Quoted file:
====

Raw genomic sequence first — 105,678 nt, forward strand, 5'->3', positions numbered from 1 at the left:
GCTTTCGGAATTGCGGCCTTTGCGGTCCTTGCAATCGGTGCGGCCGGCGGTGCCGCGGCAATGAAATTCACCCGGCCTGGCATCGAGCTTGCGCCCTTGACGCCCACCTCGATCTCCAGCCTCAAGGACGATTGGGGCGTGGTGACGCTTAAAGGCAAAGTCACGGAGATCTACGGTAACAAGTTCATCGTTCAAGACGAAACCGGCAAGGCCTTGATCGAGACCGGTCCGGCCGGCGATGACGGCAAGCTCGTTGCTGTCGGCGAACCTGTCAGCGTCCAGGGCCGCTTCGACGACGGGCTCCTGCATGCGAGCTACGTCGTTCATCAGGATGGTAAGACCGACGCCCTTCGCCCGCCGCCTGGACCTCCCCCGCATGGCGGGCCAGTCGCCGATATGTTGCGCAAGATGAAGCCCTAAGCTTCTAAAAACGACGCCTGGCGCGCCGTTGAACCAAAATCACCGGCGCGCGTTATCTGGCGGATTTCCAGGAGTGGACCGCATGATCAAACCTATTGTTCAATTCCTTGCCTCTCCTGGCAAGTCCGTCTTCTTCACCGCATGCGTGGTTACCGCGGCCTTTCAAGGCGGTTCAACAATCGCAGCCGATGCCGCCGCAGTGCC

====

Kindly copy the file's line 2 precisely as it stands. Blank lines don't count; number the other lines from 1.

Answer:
GCTTTCGGAATTGCGGCCTTTGCGGTCCTTGCAATCGGTGCGGCCGGCGGTGCCGCGGCAATGAAATTCACCCGGCCTGGCATCGAGCTTGCGCCCTTGACGCCCACCTCGATCTCCAGCCTCAAGGACGATTGGGGCGTGGTGACGCTTAAAGGCAAAGTCACGGAGATCTACGGTAACAAGTTCATCGTTCAAGACGAAACCGGCAAGGCCTTGATCGAGACCGGTCCGGCCGGCGATGACGGCAAGCTCGTTGCTGTCGGCGAACCTGTCAGCGTCCAGGGCCGCTTCGACGACGGGCTCCTGCATGCGAGCTACGTCGTTCATCAGGATGGTAAGACCGACGCCCTTCGCCCGCCGCCTGGACCTCCCCCGCATGGCGGGCCAGTCGCCGATATGTTGCGCAAGATGAAGCCCTAAGCTTCTAAAAACGACGCCTGGCGCGCCGTTGAACCAAAATCACCGGCGCGCGTTATCTGGCGGATTTCCAGGAGTGGACCGCATGATCAAACCTATTGTTCAATTCCTTGCCTCTCCTGGCAAGTCCGTCTTCTTCACCGCATGCGTGGTTACCGCGGCCTTTCAAGGCGGTTCAACAATCGCAGCCGATGCCGCCGCAGTGCC